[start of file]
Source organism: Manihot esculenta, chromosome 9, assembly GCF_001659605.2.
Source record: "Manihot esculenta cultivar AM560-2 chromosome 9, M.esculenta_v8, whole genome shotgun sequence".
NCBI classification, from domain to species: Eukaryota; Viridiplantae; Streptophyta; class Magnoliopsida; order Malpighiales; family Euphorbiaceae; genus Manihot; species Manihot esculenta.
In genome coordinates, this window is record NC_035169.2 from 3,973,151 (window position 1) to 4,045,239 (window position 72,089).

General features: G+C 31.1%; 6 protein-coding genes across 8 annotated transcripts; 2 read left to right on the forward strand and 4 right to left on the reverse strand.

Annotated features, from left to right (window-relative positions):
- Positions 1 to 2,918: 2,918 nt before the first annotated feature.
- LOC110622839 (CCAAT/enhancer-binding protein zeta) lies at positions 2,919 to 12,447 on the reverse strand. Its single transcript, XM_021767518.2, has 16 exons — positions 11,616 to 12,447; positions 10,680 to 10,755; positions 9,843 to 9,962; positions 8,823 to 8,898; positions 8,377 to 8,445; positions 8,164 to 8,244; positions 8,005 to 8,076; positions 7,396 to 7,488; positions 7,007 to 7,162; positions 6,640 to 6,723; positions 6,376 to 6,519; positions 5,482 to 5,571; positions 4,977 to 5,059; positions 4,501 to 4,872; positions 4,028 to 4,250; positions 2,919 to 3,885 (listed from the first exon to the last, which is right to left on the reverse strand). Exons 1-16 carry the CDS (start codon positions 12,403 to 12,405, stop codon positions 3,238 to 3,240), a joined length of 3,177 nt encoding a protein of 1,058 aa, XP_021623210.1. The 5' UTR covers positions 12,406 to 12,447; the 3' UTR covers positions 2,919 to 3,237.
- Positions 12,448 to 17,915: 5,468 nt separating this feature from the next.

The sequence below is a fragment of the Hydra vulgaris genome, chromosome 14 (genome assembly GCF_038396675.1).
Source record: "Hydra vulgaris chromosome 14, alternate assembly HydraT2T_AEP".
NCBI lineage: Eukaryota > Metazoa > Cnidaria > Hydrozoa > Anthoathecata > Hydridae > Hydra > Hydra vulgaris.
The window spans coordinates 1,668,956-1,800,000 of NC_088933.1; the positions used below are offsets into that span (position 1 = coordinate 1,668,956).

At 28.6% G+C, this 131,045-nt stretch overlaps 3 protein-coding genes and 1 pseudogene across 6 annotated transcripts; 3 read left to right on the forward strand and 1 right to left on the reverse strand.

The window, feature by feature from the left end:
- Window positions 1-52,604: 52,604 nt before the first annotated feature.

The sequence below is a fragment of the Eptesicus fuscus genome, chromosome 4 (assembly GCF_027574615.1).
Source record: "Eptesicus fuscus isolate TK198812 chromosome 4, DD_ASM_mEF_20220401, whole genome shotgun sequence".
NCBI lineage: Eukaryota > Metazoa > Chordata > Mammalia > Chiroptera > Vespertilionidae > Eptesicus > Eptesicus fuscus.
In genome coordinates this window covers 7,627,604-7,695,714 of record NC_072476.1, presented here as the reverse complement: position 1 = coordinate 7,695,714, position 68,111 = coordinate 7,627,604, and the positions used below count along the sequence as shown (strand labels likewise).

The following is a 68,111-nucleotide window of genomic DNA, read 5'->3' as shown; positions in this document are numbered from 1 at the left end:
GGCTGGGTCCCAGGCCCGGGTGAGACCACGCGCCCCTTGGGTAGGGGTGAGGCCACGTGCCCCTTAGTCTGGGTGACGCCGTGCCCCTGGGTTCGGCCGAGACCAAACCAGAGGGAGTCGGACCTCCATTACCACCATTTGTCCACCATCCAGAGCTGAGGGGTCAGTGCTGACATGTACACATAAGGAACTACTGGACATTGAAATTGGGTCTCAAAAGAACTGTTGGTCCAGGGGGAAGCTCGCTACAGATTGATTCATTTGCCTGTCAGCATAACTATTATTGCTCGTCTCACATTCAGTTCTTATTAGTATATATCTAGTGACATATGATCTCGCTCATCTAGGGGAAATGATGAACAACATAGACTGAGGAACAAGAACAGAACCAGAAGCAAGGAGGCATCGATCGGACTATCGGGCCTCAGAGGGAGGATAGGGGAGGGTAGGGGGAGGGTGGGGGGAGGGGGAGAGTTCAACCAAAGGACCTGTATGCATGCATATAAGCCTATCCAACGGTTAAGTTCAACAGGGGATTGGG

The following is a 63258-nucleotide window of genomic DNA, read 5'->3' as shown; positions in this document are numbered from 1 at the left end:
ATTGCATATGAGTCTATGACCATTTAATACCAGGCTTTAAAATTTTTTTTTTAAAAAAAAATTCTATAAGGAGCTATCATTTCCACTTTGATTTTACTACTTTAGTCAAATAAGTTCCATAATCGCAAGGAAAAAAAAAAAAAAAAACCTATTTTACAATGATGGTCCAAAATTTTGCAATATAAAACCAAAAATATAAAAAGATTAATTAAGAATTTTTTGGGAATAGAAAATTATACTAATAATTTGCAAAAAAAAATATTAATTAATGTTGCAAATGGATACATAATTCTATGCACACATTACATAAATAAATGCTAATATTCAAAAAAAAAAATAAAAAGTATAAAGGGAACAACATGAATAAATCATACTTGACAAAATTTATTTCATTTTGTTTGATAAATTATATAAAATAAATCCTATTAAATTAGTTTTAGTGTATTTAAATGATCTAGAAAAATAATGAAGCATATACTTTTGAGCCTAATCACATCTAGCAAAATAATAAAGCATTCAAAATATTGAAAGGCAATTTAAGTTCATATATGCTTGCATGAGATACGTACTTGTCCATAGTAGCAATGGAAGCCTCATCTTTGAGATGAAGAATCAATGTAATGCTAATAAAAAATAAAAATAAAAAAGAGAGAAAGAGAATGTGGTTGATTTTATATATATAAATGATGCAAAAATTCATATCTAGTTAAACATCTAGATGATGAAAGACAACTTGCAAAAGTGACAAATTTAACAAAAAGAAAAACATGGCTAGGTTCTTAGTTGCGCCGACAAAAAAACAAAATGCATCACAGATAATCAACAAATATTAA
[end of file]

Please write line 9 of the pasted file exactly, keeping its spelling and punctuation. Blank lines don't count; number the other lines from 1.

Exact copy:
- Positions 12,448 to 17,915: 5,468 nt separating this feature from the next.